Lauren Jonas contributed to this article.
Topics currently being benchmarked by Majersik’s team and others across the country include, percentage of total carbon emissions from building sectors, energy performance of existing buildings, LEED certified and ENERGY STAR buildings at universities, and poor-performing versus high-performing buildings regarding energy use. Majersik said they are collecting data on the amount of buildings that are involved in this benchmarking process.
One might ask why benchmarking is so important, and furthermore why this information must be disclosed to the public. The answer is that benchmarking and disclosure drives demand and competition. Majersik notes, “When performance is measured, performance improves. When performance is measured and reported back, the rate of improvement accelerates.” This virtuous cycle of improvement, Majersik believes, is the key to a greener built environment.
Currently, the targeted areas to be benchmarked are big cities, including New York City, San Francisco, Atlanta, Chicago, Boston and Washington D.C. New York City alone has over 16,000 buildings, spanning over 2.5 billion square feet of space. “The poorest performing buildings use four to eight times the energy of the highest performing buildings” says Majersik. “By improving the poor performers, citywide energy reductions of 18 to 31 percent could be achieved.” IMT believes that energy benchmarking policies nationwide can make this happen.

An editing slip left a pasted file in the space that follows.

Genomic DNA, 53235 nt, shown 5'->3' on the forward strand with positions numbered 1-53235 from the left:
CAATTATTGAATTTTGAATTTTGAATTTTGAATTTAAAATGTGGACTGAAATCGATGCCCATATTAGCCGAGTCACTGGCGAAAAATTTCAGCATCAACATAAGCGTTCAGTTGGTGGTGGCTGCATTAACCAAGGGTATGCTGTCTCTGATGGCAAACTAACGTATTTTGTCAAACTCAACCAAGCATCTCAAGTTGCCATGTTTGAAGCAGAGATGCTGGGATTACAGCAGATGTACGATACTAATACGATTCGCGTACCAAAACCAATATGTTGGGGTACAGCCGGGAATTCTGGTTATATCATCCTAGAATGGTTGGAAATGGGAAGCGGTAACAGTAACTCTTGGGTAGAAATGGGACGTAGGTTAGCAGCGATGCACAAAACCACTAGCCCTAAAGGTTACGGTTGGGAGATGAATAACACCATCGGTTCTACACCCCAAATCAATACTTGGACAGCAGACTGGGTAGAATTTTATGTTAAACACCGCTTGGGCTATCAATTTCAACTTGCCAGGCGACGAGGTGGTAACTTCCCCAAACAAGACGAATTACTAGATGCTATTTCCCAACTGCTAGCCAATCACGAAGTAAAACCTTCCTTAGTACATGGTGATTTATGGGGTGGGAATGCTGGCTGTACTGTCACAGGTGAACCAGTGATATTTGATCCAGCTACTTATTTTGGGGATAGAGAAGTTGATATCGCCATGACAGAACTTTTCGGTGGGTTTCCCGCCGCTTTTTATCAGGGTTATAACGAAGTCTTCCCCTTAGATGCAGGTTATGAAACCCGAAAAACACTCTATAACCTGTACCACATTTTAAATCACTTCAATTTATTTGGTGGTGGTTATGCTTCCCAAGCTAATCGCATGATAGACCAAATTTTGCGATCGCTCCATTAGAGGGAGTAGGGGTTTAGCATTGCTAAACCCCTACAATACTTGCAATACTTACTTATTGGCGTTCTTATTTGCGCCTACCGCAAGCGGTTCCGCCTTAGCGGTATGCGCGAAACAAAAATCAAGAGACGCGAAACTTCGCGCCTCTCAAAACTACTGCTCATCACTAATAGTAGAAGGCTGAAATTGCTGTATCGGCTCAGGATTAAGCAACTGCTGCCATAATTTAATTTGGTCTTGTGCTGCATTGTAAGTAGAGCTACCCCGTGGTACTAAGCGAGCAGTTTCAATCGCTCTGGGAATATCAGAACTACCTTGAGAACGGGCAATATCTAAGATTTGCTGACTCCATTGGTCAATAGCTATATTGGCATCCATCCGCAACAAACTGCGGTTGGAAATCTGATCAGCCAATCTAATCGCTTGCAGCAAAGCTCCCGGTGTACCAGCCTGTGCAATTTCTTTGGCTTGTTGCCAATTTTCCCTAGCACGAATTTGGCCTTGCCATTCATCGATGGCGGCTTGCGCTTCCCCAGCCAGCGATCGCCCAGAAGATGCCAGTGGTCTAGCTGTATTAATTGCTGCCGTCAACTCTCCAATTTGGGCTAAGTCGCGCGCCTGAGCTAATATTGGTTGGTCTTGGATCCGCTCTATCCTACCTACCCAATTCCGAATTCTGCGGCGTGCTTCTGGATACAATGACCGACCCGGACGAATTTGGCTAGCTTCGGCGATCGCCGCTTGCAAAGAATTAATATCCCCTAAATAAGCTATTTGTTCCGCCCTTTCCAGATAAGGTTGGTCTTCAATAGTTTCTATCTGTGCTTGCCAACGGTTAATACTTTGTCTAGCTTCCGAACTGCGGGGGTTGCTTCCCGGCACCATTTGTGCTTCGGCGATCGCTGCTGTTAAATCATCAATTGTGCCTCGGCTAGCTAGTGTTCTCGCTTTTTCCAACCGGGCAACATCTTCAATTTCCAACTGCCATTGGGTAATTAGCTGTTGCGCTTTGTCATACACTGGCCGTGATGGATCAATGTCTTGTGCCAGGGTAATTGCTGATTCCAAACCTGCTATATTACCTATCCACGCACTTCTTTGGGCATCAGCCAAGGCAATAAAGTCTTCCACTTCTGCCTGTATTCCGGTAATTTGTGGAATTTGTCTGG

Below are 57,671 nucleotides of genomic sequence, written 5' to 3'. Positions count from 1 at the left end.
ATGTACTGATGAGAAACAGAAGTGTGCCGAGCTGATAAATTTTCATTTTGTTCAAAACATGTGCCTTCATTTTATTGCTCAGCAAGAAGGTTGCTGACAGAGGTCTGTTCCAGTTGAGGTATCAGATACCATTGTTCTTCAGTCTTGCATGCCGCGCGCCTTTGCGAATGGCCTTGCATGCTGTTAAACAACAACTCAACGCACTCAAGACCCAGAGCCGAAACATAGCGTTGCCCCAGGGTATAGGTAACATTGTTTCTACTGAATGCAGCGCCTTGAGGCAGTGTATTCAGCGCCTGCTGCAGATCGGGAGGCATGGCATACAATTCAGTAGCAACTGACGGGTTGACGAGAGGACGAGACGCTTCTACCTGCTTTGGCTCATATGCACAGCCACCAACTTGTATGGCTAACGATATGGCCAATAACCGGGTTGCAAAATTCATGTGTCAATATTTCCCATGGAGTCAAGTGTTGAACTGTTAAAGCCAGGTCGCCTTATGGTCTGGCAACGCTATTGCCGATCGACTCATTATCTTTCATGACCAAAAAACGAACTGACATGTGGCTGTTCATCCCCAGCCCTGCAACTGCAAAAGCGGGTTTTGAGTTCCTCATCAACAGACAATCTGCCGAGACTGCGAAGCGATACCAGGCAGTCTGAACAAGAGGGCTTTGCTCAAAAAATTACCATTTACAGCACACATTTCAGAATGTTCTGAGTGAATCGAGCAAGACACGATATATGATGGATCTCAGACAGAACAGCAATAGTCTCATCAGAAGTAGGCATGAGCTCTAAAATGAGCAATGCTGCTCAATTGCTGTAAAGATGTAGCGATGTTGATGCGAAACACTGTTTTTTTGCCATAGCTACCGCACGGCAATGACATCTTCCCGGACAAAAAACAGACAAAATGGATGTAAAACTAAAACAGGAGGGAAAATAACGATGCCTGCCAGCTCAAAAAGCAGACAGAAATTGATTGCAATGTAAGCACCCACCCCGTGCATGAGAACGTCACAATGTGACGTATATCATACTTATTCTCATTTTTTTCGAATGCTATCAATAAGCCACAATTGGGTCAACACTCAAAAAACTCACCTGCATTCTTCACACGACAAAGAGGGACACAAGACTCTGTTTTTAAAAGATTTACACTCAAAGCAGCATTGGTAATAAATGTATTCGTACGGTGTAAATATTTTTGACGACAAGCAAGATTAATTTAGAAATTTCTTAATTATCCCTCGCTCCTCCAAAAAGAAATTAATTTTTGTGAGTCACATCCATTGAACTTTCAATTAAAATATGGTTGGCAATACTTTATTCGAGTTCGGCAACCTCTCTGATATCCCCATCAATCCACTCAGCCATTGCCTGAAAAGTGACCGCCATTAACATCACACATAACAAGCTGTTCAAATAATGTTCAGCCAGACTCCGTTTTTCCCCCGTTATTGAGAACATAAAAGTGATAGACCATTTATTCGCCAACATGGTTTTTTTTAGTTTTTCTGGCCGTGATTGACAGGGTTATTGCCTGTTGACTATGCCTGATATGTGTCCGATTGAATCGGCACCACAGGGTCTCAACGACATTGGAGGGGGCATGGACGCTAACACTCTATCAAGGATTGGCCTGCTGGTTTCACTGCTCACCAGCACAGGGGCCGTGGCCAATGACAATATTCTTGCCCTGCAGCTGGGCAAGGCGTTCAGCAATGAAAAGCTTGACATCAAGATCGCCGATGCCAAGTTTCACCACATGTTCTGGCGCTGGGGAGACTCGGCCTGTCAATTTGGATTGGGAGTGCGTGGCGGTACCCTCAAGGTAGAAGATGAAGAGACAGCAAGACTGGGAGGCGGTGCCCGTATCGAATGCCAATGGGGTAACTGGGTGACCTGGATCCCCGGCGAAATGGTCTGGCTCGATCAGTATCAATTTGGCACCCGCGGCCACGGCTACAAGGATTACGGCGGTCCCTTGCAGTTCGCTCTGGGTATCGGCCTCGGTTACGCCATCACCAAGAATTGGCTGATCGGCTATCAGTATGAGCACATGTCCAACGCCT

Majersik also envisions small business and job increases. IMT profiled small businesses and found that they were adding staff and increasing client bases because of new energy benchmarking policies. Lindsay Napor Mclean, COO of Institute for Market Transformation, supports Majersik’s argument. “The Greener Greater Buildings Plan has spurred the New York market to interest and activity around energy efficiency. Over the past year, we have begun working with over 75 million square feet of real estate in New York and over 400 new clients.”
IMT is involved with numerous initiatives to create healthier and more energy-efficient living environments, including City Energy, Building Rating, Green Lease Library. With the help of companies across the country, Majersik trusts that more people will take part in benchmarking and disclosure. Ultimately, with support from state and local governments as well as the private sector, improvements in a greener built environment are inevitable.